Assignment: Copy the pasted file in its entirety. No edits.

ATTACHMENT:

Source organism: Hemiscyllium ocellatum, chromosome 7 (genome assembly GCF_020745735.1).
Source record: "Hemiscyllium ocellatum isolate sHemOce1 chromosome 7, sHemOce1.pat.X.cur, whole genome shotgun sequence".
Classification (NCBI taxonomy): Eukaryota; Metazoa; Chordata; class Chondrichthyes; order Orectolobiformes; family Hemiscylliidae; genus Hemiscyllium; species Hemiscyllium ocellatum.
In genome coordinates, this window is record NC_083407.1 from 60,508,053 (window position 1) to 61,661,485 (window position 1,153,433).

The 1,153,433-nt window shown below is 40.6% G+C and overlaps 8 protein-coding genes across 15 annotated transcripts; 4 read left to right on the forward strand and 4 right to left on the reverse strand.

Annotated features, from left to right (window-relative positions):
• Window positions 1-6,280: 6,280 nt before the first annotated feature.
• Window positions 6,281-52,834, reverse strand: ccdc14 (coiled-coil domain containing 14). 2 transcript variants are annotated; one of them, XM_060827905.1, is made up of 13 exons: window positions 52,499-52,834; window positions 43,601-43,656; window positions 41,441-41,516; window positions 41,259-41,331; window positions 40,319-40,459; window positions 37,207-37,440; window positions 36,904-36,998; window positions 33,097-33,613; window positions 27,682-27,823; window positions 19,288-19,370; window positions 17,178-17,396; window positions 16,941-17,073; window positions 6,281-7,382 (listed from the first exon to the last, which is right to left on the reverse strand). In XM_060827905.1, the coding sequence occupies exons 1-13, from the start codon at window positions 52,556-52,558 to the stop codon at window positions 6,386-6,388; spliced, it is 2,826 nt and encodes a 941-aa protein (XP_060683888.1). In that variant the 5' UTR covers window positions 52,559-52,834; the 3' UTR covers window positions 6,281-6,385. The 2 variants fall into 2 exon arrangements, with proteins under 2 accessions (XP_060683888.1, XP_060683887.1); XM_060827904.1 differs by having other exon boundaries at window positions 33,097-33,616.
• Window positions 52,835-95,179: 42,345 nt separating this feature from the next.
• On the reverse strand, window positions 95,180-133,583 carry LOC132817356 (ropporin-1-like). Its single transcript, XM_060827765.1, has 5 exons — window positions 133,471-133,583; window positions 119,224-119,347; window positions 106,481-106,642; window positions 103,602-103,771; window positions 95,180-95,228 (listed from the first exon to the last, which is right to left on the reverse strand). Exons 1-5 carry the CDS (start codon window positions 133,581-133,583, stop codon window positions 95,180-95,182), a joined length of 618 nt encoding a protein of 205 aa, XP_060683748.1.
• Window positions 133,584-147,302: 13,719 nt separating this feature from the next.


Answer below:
Source organism: Hemiscyllium ocellatum, chromosome 7 (genome assembly GCF_020745735.1).
Source record: "Hemiscyllium ocellatum isolate sHemOce1 chromosome 7, sHemOce1.pat.X.cur, whole genome shotgun sequence".
Classification (NCBI taxonomy): Eukaryota; Metazoa; Chordata; class Chondrichthyes; order Orectolobiformes; family Hemiscylliidae; genus Hemiscyllium; species Hemiscyllium ocellatum.
In genome coordinates, this window is record NC_083407.1 from 60,508,053 (window position 1) to 61,661,485 (window position 1,153,433).

The 1,153,433-nt window shown below is 40.6% G+C and overlaps 8 protein-coding genes across 15 annotated transcripts; 4 read left to right on the forward strand and 4 right to left on the reverse strand.

Annotated features, from left to right (window-relative positions):
• Window positions 1-6,280: 6,280 nt before the first annotated feature.
• Window positions 6,281-52,834, reverse strand: ccdc14 (coiled-coil domain containing 14). 2 transcript variants are annotated; one of them, XM_060827905.1, is made up of 13 exons: window positions 52,499-52,834; window positions 43,601-43,656; window positions 41,441-41,516; window positions 41,259-41,331; window positions 40,319-40,459; window positions 37,207-37,440; window positions 36,904-36,998; window positions 33,097-33,613; window positions 27,682-27,823; window positions 19,288-19,370; window positions 17,178-17,396; window positions 16,941-17,073; window positions 6,281-7,382 (listed from the first exon to the last, which is right to left on the reverse strand). In XM_060827905.1, the coding sequence occupies exons 1-13, from the start codon at window positions 52,556-52,558 to the stop codon at window positions 6,386-6,388; spliced, it is 2,826 nt and encodes a 941-aa protein (XP_060683888.1). In that variant the 5' UTR covers window positions 52,559-52,834; the 3' UTR covers window positions 6,281-6,385. The 2 variants fall into 2 exon arrangements, with proteins under 2 accessions (XP_060683888.1, XP_060683887.1); XM_060827904.1 differs by having other exon boundaries at window positions 33,097-33,616.
• Window positions 52,835-95,179: 42,345 nt separating this feature from the next.
• On the reverse strand, window positions 95,180-133,583 carry LOC132817356 (ropporin-1-like). Its single transcript, XM_060827765.1, has 5 exons — window positions 133,471-133,583; window positions 119,224-119,347; window positions 106,481-106,642; window positions 103,602-103,771; window positions 95,180-95,228 (listed from the first exon to the last, which is right to left on the reverse strand). Exons 1-5 carry the CDS (start codon window positions 133,581-133,583, stop codon window positions 95,180-95,182), a joined length of 618 nt encoding a protein of 205 aa, XP_060683748.1.
• Window positions 133,584-147,302: 13,719 nt separating this feature from the next.